Why is it that when we’re complaining about the homogeneity of the YA adventure genre, it’s always framed in terms of stories about A Very Special White Girl And Her Mysterious Brooding Boyfriend? I mean, yeah, that’s a thing, but it’s vastly outnumbered by stories about A Very Special White Boy And His Nonthreateningly Quirky Girlfriend. Like, why are we singling out the girl as emblematic of everything that’s wrong with the genre?
every author that tricked me into reading a pointless, boring romantic subplot when their book summary promised me a plot that did NOT involve romance and wasted precious pagetime focusing on two bland white people making googly eyes at each other instead of the thing i actually bought the book to read owes me $5
- A Court of Thorns and Roses
- A Court of Mist and Fury
- Throne of Glass
- Six of Crows
- Rainbow Rowell
- YA fiction
- Books in general
Hi, guys, I am a newcomer with an unhealthy obsession for books and the series mentioned above, so my blog will pretty much be revolving around them and the books that I have yet to discover. So, if you are a book junkie too and post about books a lot, let me know!
“Not everyone has to be the Chosen One. Not everyone has to be the guy who saves the world. Most people just have to live their lives the best they can, doing things that are great for them, having great friends, trying to make their lives better, loving people properly. All the while knowing that the world makes no sense but trying to find a way to be happy anyway.”
He is our greatest threat. And you are our greatest hope.
Carry On, by Rainbow Rowell, revolves around the ‘Chosen One’, Simon Snow, who lacks control over his magic, and shares a dorm with his rival, Baz, who he believes is a vampire. In his eighth year at Watford, while trying to organise his happy ending, and fight off the Insidious Humdrum, he finds help, love and courage in places he never dreamed of. A spin off on Rainbow Rowell’s novel, Fangirl, focusing on the novel Cath was such a fan of.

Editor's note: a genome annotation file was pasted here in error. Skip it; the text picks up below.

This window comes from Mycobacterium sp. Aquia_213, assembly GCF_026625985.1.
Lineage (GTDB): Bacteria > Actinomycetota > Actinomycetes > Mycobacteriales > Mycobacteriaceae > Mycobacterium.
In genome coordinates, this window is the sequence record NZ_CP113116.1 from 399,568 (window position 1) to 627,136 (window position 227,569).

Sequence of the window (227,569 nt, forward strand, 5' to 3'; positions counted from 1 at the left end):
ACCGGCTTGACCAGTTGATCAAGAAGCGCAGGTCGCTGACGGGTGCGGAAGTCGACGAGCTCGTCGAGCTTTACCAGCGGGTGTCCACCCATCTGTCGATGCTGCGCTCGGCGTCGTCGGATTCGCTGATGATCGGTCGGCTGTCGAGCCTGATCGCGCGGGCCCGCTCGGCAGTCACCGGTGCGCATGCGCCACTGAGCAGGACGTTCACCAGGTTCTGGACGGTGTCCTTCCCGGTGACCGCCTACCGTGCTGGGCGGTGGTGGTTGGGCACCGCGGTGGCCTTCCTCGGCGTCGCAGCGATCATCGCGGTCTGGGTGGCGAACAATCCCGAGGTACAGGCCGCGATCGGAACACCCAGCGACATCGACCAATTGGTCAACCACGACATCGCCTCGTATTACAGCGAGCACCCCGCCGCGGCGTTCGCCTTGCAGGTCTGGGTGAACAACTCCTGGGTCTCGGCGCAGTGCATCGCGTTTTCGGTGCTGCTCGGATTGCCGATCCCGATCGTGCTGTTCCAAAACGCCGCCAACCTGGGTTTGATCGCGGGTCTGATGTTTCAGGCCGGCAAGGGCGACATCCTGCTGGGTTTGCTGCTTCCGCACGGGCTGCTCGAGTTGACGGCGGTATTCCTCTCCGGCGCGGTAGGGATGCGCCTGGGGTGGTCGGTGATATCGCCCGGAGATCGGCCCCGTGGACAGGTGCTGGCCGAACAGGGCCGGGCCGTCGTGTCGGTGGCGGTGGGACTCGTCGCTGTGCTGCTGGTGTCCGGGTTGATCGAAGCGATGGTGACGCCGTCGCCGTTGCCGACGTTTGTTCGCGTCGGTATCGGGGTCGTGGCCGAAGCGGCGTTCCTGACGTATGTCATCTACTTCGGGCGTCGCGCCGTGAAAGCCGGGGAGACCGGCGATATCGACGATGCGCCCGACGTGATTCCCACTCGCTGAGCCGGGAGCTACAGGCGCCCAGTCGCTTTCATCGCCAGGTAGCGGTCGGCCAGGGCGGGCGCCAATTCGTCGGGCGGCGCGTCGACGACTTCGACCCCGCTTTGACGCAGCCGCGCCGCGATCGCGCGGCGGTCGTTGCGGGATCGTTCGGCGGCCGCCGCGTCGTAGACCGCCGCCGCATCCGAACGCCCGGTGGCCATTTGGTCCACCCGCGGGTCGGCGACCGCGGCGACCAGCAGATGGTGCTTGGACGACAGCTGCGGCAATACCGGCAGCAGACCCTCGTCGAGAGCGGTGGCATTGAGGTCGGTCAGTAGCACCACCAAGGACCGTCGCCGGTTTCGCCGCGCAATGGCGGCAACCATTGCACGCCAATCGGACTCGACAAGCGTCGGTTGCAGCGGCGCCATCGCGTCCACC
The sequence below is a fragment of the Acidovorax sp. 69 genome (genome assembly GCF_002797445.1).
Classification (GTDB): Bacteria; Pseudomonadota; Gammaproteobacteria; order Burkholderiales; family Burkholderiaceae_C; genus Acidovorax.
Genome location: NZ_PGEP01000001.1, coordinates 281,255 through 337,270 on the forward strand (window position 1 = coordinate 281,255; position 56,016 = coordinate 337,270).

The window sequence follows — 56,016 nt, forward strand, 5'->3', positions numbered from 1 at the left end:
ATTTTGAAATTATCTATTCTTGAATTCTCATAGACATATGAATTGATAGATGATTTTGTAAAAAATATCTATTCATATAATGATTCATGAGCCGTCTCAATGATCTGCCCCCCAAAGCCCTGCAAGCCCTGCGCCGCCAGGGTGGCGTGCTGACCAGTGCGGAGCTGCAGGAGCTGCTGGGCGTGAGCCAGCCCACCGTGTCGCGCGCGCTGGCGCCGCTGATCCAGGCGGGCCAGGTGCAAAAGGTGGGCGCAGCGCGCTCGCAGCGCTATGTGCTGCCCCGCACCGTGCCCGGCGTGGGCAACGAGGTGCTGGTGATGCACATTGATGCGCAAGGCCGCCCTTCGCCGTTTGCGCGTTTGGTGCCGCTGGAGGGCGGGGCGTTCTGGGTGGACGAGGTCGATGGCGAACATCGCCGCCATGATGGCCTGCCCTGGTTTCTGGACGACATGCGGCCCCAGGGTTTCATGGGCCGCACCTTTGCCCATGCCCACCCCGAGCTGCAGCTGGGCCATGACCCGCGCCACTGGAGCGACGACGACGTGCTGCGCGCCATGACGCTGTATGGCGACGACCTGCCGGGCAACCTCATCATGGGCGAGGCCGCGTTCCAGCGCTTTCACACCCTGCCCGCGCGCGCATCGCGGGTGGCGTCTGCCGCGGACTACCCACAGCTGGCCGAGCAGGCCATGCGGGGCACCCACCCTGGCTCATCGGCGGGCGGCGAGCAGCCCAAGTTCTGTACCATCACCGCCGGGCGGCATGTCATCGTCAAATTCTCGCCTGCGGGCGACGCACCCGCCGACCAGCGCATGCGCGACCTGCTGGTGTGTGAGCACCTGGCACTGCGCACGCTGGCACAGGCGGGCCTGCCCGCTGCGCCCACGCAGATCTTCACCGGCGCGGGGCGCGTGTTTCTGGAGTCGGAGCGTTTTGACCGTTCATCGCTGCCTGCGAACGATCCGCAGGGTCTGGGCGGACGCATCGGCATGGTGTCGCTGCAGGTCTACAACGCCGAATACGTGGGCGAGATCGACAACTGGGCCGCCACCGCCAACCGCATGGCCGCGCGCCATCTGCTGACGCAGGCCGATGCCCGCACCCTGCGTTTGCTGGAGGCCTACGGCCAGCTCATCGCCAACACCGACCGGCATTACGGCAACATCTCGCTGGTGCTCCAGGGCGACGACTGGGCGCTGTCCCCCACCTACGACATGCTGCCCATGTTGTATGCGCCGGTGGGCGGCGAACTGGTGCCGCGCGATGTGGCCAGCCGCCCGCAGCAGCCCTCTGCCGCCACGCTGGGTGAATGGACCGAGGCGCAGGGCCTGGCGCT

I actually read this before I read Fangirl, and it didn’t make a difference at all. It was a beautiful book, with a quirky mix of humor and angst, it was a great read. I have never been so thankful for my best friend’s book recommendations in my life. It’s almost a semi-AU of Harry Potter, with many similarities to the legendary series, but also enough difference for it to be a completely new novel.
The novel challenged stereotypes, with the ‘worst chosen one to be chosen’, Ebb the powerful magician just wanting to tend to her goats, and Agatha Wellbelove, not wanting to be the princess in a fairy tale ending with Simon. There’s also the fact that two of the main characters are LGBT representatives, which makes the story more unique.
Why is this still a thing? I just saw yet another article trying to recommend a few female authors as though they’re some rare species. The suggestions turned out to be just as boring as every other list: Rowling, Austen, Rowling, Bronte, Rowling.
I don’t know why people keep struggling to come up with 5 amazing female authors (or even making these lists. Like whyyy). So let me now walk over to my bookshelf and rattle off some names of my favorite modern female authors… (also, enjoy my attempt to break my endless “YA fantasy” books into groups).
If you’re searching for that super elusive book written by a woman, try:
Janet Lee Carey
Janet B. Taylor
Marion Zimmer Bradley
Sarah J Maas
Maria V. Snyder
Mary E. Pearson
Sara B. Larson
Jennifer A. Nielsen
Diana Wynne Jones
Gail Carson Levine
Cinda Williams Chima
Danielle L. Jensen
Lori M. Lee
Jennifer L. Armentrout
Jenn Marie Thorne
Tamara Ireland Stone
(Sorry to Leigh Bird Dog and anyone else whose name autocorrect couldn’t deal with if I didn’t catch it).
These are just the books I happened to glance at, so feel free to add! And then maybe this can stop being a thing…